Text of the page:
Data Synchronization

This section of the chapter excerpt tackles synchronizing data in the data hub.

As data content changes, a sophisticated and efficient synchronization activity between the "master" and the "slaves" has to take place on a periodic or an ongoing basis depending on the business requirements. Where the Data Hub is the master, the synchronization flows have to originate from the Hub toward other systems. Complexity grows if an existing application or a data store acts as a master for certain attributes that are also stored in the Data Hub. In this case, every time one of these data attributes changes in the existing system, this change has to be delivered to the Data Hub for synchronization. One good synchronization design principle is to implement one or many unidirectional synchronization flows as opposed to a more complex bidirectional synchronization. In either approach, the synchronization process may require transactional conflict-resolution mechanisms, compensating transaction design, and other synchronization and reconciliation functionality.

A variety of reasons drive the complexity of data synchronization across multiple distributed systems. In the context of a CDI Data Hub, synchronization becomes difficult to manage when the entire data environment that includes Data Hub and the legacy systems is in a peer-to-peer relationship. This is not a CDI-specific issue; however, if it exists, it may defeat the entire purpose and benefits of building a CDI platform. In this case, there is no clear master role assigned to a Data Hub or other systems for some or all data attributes, and thus changes to some "shared" data attributes may occur simultaneously but on different systems and applications. Synchronizing these changes may involve complex business-rules-driven reconciliation logic. For example, consider a typical non-key attribute such as telephone number. Let's assume that this attribute resides in the legacy Customer Information File (CIF), a customer service center (CRM) system, and also in the Data Hub, where it is used for matching and linking of records. An example of a difficult scenario would be as follows:

  • A customer changes his/her phone number and makes a record of this change via an online self-service channel that updates CIF. At the same time, the customer contacts a service center and tells a customer service representative (CSR) about the change. The CSR uses the CRM application to make the change in the customer profile and contact records but mistypes the number. As the result, the CIF and the CRM systems now contain different information, and both systems are sending their changes to each other and to the Data Hub for the required record update.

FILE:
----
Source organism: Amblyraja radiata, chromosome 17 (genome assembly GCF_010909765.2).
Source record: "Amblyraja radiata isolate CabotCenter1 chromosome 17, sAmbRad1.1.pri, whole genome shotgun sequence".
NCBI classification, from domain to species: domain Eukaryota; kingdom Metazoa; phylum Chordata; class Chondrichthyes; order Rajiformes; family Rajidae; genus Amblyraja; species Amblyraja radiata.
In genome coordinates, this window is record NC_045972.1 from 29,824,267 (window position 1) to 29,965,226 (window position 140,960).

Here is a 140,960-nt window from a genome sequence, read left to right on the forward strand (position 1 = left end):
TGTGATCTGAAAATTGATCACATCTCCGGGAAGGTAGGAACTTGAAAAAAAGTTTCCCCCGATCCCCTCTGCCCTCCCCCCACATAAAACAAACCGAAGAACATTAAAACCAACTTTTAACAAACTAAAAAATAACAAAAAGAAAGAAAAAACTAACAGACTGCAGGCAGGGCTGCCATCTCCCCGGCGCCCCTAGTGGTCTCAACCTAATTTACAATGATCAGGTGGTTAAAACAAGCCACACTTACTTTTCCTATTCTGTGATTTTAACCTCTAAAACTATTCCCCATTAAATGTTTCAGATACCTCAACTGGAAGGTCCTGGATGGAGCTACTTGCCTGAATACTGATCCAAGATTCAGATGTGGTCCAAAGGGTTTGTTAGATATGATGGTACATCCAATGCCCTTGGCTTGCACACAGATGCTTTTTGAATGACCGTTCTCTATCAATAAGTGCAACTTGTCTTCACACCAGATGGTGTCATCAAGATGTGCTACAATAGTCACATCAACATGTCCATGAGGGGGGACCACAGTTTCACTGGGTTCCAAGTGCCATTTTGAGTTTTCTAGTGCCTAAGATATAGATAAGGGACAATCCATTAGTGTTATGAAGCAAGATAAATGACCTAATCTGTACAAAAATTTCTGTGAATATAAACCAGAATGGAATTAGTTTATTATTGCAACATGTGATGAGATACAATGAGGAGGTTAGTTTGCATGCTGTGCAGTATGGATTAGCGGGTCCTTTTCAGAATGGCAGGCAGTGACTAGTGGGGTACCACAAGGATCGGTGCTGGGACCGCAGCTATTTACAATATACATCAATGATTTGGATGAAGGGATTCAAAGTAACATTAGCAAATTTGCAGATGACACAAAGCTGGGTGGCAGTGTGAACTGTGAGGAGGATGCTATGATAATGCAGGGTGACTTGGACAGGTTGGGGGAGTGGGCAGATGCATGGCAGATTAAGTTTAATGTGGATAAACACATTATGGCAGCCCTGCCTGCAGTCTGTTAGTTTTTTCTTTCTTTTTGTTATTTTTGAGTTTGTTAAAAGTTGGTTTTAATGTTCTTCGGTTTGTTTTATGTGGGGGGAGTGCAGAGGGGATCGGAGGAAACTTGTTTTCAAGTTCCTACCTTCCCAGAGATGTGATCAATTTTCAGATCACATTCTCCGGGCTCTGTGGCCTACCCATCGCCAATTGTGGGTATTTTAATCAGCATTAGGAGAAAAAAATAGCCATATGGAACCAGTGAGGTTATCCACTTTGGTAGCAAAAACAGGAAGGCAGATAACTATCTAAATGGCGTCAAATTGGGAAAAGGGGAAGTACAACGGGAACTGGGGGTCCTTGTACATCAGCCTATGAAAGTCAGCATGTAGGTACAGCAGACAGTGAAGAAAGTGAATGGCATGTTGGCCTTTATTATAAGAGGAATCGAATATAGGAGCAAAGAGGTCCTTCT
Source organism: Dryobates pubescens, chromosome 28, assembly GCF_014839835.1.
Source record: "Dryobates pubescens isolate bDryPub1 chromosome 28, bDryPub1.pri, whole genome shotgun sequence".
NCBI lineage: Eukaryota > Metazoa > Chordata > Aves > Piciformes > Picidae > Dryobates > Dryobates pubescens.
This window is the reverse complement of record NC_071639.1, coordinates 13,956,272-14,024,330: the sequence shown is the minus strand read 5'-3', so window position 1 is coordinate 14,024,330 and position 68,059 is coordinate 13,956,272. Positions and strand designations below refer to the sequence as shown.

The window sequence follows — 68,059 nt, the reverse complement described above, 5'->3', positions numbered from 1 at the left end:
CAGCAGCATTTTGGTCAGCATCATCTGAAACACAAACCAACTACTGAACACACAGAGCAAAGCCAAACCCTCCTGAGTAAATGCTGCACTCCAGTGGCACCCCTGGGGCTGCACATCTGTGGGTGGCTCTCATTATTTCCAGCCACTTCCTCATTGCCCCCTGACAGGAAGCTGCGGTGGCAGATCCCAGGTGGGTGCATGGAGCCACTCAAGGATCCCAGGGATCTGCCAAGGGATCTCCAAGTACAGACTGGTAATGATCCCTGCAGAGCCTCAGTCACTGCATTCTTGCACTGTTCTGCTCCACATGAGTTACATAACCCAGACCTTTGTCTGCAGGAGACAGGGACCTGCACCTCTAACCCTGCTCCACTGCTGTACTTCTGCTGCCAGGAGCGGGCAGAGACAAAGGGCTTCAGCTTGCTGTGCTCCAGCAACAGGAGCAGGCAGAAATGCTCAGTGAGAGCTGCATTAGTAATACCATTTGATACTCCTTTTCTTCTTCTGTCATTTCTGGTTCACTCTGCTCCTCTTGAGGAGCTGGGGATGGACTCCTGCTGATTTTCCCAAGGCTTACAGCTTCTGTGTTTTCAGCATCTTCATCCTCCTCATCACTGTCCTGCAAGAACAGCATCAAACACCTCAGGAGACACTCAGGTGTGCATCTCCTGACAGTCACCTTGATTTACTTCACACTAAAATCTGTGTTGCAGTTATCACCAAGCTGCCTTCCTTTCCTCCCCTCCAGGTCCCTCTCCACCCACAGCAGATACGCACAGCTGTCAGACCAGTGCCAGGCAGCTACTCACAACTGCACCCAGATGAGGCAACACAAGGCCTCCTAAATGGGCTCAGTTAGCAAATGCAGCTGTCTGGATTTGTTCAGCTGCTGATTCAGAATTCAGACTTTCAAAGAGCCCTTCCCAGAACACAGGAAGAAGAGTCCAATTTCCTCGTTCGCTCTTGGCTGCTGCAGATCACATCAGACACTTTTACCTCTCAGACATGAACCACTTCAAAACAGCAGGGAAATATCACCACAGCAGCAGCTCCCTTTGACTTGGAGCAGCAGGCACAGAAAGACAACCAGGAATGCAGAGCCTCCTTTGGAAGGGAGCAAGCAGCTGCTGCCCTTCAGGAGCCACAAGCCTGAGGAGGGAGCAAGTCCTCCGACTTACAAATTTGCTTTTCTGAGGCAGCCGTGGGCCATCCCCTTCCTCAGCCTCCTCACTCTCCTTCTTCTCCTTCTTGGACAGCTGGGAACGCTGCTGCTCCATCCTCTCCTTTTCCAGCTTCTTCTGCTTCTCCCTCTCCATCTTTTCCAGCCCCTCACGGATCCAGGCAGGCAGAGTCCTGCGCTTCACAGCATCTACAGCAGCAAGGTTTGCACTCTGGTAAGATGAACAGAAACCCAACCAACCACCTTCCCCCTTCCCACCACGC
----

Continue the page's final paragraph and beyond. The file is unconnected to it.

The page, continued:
• If the Data Hub received two changes simultaneously, it will have to decide which information is correct or should take precedence before the changes are applied to the Hub record.
  • If the changes arrive one after another over some time interval, the Data Hub needs to decide if the first change should override the second, or vice versa. This is not a simple "first-in first-serve" system since the changes can arrive into the Data Hub after the internal CIF and CRM processing is completed, and their timing does not have to coincide with the time when the change transaction was originally applied.
  • Of course, you can extend this scenario by imagining a new application that accesses the Data Hub and can make changes directly to it. Then all systems participating in this change transaction are facing the challenge of receiving two change records and deciding which one to apply if any.

This situation is not just possible but also quite probable, especially when you consider that the Data Hub has to be integrated into an existing large enterprise data and application environment. Of course, should the organization implement a comprehensive data governance strategy and agree to recognize and respect data owners and data stewards, it will be in a position to decide on a single ownership for each data attribute under management. Unfortunately, not every organization is successful in implementing these data management structures. Therefore, we should consider defining conceptual Data Hub components that can perform data synchronization and reconciliation services in accordance with a set of business rules enforced by a business rules engine (BRE).


Data Management Concerns of MDM-CDI Architecture
  Introduction
  Data Strategy
  Data Quality
  Managing Data in the Data Hub
  Data Synchronization
  Overview of Business Rules Engines
  Metadata Basics
This was last published in June 2008

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